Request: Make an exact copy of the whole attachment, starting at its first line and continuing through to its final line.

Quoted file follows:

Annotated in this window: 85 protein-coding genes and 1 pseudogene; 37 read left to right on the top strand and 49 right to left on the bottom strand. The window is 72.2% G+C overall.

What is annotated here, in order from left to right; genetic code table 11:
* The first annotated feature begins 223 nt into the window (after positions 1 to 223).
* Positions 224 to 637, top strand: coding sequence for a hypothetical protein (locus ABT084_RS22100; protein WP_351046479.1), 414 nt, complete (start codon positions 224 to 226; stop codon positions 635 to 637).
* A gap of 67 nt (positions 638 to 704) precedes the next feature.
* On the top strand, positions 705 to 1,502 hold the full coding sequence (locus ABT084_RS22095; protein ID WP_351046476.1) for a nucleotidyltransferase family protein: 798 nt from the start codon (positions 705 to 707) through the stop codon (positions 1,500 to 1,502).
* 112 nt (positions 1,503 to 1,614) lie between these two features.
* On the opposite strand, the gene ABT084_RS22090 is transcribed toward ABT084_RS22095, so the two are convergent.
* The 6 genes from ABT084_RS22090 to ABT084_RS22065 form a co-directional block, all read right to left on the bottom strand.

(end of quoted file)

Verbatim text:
Annotated in this window: 85 protein-coding genes and 1 pseudogene; 37 read left to right on the top strand and 49 right to left on the bottom strand. The window is 72.2% G+C overall.

What is annotated here, in order from left to right; genetic code table 11:
* The first annotated feature begins 223 nt into the window (after positions 1 to 223).
* Positions 224 to 637, top strand: coding sequence for a hypothetical protein (locus ABT084_RS22100; protein WP_351046479.1), 414 nt, complete (start codon positions 224 to 226; stop codon positions 635 to 637).
* A gap of 67 nt (positions 638 to 704) precedes the next feature.
* On the top strand, positions 705 to 1,502 hold the full coding sequence (locus ABT084_RS22095; protein ID WP_351046476.1) for a nucleotidyltransferase family protein: 798 nt from the start codon (positions 705 to 707) through the stop codon (positions 1,500 to 1,502).
* 112 nt (positions 1,503 to 1,614) lie between these two features.
* On the opposite strand, the gene ABT084_RS22090 is transcribed toward ABT084_RS22095, so the two are convergent.
* The 6 genes from ABT084_RS22090 to ABT084_RS22065 form a co-directional block, all read right to left on the bottom strand.